*. A lot of people thought Hitchcock was played out after Torn Curtain. Topaz is, in my opinion, much worse. It was also (not coincidentally) the longest movie Hitchcock ever made, his most expensive, and his biggest box office failure.
*. You’d be forgiven for thinking his career was over, but Frenzy, which I think is pretty good, was still in the wings. And in his defence, there’s some truth to the fact that neither Torn Curtain nor Topaz were movies he really wanted to make. He had difficulties with both productions, from which he seems to have finally withdrawn here, either falling asleep while shooting or leaving the set altogether and letting someone else take over. John Forsythe just found him “very sad.”
*. The film was the studio’s idea. Hitchcock wanted to do Frenzy but was meeting resistance. So even after the failure of Torn Curtain he was basically assigned to do another Cold War spy drama, a genre that by now had totally passed him by.
*. Apparently he was interested in making a “realistic Bond picture,” but I’m not sure what he might have meant by this. According to Leon Uris, author of the bestselling novel Topaz was based on, Hitch knew nothing about modern spies and had little interest in politics. His “research” consisted of rewatching The Spy Who Came In from the Cold.
*. You can tell right from the opening credit sequence how little interest and effort was being put into the project. A still photo of a Red Army parade turns into stock footage of the same. We’re a big step down from the sub-Bond credits of Torn Curtain already.
*. “A most unhappy picture to make,” in Hitch’s own words. The script was being written up to the same day of shooting. The process shots don’t just look artificial but laughable. There were no stars (he’d had enough of them after working with Paul Newman and Julie Andrews). Instead there was Frederick Stafford as a sort of EuroBond (not the financial instrument). He’s stiff and uninspiring. Pauline Kael called him an “Arrow-collar-shaving-cream-ad hero.”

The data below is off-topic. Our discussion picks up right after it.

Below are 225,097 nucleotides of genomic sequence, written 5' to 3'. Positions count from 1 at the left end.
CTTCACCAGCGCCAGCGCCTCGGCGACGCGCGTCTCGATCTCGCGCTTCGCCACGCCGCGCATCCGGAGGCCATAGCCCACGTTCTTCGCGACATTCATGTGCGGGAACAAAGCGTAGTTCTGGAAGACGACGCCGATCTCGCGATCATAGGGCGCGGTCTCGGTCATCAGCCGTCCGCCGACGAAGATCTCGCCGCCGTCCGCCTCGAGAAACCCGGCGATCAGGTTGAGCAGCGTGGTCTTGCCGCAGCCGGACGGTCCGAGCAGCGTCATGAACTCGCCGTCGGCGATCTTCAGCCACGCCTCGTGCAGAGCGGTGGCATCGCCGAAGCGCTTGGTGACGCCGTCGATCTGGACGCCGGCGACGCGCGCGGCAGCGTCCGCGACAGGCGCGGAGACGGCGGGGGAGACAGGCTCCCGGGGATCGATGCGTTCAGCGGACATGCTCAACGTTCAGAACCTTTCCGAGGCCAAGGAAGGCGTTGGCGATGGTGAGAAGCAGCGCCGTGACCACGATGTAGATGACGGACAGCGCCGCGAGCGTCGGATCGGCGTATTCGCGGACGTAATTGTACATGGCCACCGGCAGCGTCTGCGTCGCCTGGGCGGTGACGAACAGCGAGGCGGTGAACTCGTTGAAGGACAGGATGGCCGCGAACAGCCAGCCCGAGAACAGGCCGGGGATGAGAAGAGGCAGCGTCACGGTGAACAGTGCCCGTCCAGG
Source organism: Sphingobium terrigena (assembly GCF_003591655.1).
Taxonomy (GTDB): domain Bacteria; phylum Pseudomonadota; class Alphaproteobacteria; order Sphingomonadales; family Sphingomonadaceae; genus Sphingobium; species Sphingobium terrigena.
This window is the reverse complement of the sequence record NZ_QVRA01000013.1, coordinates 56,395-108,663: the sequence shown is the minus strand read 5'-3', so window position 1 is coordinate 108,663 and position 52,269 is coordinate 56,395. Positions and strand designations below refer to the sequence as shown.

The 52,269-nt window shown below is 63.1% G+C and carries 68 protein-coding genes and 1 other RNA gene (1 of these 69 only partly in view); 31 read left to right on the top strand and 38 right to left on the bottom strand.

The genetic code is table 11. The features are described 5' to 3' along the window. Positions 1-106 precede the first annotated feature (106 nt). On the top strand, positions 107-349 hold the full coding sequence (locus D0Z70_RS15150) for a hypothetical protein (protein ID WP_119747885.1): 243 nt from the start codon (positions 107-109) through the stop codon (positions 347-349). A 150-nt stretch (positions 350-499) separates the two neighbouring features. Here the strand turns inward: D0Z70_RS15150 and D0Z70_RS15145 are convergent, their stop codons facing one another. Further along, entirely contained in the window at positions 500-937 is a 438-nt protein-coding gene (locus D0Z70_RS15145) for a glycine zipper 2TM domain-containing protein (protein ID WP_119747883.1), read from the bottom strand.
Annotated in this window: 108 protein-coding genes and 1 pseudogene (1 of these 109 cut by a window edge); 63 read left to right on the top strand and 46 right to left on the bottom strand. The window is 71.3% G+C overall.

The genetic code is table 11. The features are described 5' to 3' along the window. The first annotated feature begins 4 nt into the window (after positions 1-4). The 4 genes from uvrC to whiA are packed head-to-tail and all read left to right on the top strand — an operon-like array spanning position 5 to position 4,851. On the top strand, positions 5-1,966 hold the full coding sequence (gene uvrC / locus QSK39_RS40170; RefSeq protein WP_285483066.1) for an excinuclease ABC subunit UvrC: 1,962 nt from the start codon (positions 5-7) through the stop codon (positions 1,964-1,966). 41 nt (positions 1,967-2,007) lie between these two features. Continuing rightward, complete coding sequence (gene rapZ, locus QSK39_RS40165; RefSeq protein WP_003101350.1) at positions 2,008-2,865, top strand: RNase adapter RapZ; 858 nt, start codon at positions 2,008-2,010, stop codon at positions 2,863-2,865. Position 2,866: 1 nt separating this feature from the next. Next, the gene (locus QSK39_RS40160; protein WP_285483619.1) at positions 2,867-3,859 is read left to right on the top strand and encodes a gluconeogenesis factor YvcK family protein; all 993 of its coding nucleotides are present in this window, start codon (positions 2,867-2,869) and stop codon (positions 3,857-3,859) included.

*. But then I think perhaps the biggest drawback here, among many, is that we don’t like anyone. The secret agent Devereaux is adulterous without being passionate, and so is his wife. Well, they’re French. But who else can we warm to? Roscoe Lee Browne as a Harlem florist/undercover man possesses the only charm in sight, and John Vernon as mini-Fidel has the only charisma.
*. The one shot, and it’s a shot not a scene, that everyone singles out for praise is the flowering death of Karin Dor. For a movie that runs an unforgiveable two hours and twenty-three minutes this isn’t enough. Sure there are a few other moments of interest, but that’s all.
*. There were three different endings filmed, and indeed it was released in these different versions for different markets. All are included on the DVD. I don’t know which is the worst. I guess the airport scene is the best. But as I’ve said many times before, if your movie has three endings then it really doesn’t have any. You’re just flailing.
*. In his video appreciation included with the DVD Leonard Maltin does his best to salvage what he can for it. “Not first-tier Hitchcock but very solid second-tier Hitchcock, and second-tier Hitchcock is better than almost first-tier everybody else.” I don’t agree with this. It’s bottom-tier Hitchcock, and that is not better than almost anyone else.
*. I do agree with the point he makes that “good is no small achievement” for most movies, but this was a major studio production, and even though Hitchcock was disengaged (Kael: “lazy and out-of-touch”) I still think he might have come up with something better than this. On no level, even the most basic, did I enjoy any part of Topaz. It’s actually worse than just a bad movie. It’s a joke.